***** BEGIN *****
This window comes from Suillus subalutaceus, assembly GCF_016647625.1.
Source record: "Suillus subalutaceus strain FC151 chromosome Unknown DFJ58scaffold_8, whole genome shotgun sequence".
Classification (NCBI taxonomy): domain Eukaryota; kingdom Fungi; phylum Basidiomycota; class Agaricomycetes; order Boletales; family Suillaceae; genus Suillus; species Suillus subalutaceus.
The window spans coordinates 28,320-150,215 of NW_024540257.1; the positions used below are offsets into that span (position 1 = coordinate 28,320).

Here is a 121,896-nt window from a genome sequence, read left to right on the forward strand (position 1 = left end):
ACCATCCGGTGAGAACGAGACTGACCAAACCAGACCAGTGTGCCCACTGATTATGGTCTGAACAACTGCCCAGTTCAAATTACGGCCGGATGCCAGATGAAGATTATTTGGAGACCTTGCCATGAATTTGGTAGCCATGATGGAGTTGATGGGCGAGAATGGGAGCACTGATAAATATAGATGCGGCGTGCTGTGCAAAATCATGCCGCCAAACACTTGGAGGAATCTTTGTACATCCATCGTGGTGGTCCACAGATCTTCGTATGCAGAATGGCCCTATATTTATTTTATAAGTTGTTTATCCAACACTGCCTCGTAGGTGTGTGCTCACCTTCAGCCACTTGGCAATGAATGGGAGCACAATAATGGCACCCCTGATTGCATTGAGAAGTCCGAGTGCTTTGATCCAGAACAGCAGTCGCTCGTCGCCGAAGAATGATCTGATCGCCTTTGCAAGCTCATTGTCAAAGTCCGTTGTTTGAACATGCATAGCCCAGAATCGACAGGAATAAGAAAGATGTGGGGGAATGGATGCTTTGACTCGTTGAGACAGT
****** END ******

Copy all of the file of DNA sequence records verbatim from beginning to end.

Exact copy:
This window comes from Suillus subalutaceus, assembly GCF_016647625.1.
Source record: "Suillus subalutaceus strain FC151 chromosome Unknown DFJ58scaffold_8, whole genome shotgun sequence".
Classification (NCBI taxonomy): domain Eukaryota; kingdom Fungi; phylum Basidiomycota; class Agaricomycetes; order Boletales; family Suillaceae; genus Suillus; species Suillus subalutaceus.
The window spans coordinates 28,320-150,215 of NW_024540257.1; the positions used below are offsets into that span (position 1 = coordinate 28,320).

Here is a 121,896-nt window from a genome sequence, read left to right on the forward strand (position 1 = left end):
ACCATCCGGTGAGAACGAGACTGACCAAACCAGACCAGTGTGCCCACTGATTATGGTCTGAACAACTGCCCAGTTCAAATTACGGCCGGATGCCAGATGAAGATTATTTGGAGACCTTGCCATGAATTTGGTAGCCATGATGGAGTTGATGGGCGAGAATGGGAGCACTGATAAATATAGATGCGGCGTGCTGTGCAAAATCATGCCGCCAAACACTTGGAGGAATCTTTGTACATCCATCGTGGTGGTCCACAGATCTTCGTATGCAGAATGGCCCTATATTTATTTTATAAGTTGTTTATCCAACACTGCCTCGTAGGTGTGTGCTCACCTTCAGCCACTTGGCAATGAATGGGAGCACAATAATGGCACCCCTGATTGCATTGAGAAGTCCGAGTGCTTTGATCCAGAACAGCAGTCGCTCGTCGCCGAAGAATGATCTGATCGCCTTTGCAAGCTCATTGTCAAAGTCCGTTGTTTGAACATGCATAGCCCAGAATCGACAGGAATAAGAAAGATGTGGGGGAATGGATGCTTTGACTCGTTGAGACAGT